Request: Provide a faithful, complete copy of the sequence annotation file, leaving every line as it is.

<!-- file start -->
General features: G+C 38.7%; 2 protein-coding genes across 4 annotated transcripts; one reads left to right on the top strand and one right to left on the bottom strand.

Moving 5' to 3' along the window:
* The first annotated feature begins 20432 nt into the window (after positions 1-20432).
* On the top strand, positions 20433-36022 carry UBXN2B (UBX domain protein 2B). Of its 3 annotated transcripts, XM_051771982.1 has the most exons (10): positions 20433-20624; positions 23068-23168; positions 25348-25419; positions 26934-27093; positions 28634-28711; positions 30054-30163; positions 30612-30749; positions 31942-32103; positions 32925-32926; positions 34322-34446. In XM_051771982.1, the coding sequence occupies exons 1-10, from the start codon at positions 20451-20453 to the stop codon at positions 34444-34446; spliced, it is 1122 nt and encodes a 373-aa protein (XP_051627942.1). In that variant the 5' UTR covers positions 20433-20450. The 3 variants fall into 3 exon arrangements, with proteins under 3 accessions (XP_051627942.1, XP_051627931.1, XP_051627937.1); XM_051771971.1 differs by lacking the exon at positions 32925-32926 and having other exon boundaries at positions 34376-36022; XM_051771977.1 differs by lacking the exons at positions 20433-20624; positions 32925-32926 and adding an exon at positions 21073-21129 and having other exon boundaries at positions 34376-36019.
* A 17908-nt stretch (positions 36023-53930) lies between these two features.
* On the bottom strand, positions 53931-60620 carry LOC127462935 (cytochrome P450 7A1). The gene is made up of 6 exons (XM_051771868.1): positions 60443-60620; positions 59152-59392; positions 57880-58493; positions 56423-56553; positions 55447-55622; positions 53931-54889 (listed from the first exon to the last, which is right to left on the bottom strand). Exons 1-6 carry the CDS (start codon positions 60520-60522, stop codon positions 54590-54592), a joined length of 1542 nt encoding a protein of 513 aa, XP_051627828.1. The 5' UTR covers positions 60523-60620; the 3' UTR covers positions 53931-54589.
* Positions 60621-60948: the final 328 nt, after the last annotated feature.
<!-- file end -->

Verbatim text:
General features: G+C 38.7%; 2 protein-coding genes across 4 annotated transcripts; one reads left to right on the top strand and one right to left on the bottom strand.

Moving 5' to 3' along the window:
* The first annotated feature begins 20432 nt into the window (after positions 1-20432).
* On the top strand, positions 20433-36022 carry UBXN2B (UBX domain protein 2B). Of its 3 annotated transcripts, XM_051771982.1 has the most exons (10): positions 20433-20624; positions 23068-23168; positions 25348-25419; positions 26934-27093; positions 28634-28711; positions 30054-30163; positions 30612-30749; positions 31942-32103; positions 32925-32926; positions 34322-34446. In XM_051771982.1, the coding sequence occupies exons 1-10, from the start codon at positions 20451-20453 to the stop codon at positions 34444-34446; spliced, it is 1122 nt and encodes a 373-aa protein (XP_051627942.1). In that variant the 5' UTR covers positions 20433-20450. The 3 variants fall into 3 exon arrangements, with proteins under 3 accessions (XP_051627942.1, XP_051627931.1, XP_051627937.1); XM_051771971.1 differs by lacking the exon at positions 32925-32926 and having other exon boundaries at positions 34376-36022; XM_051771977.1 differs by lacking the exons at positions 20433-20624; positions 32925-32926 and adding an exon at positions 21073-21129 and having other exon boundaries at positions 34376-36019.
* A 17908-nt stretch (positions 36023-53930) lies between these two features.
* On the bottom strand, positions 53931-60620 carry LOC127462935 (cytochrome P450 7A1). The gene is made up of 6 exons (XM_051771868.1): positions 60443-60620; positions 59152-59392; positions 57880-58493; positions 56423-56553; positions 55447-55622; positions 53931-54889 (listed from the first exon to the last, which is right to left on the bottom strand). Exons 1-6 carry the CDS (start codon positions 60520-60522, stop codon positions 54590-54592), a joined length of 1542 nt encoding a protein of 513 aa, XP_051627828.1. The 5' UTR covers positions 60523-60620; the 3' UTR covers positions 53931-54589.
* Positions 60621-60948: the final 328 nt, after the last annotated feature.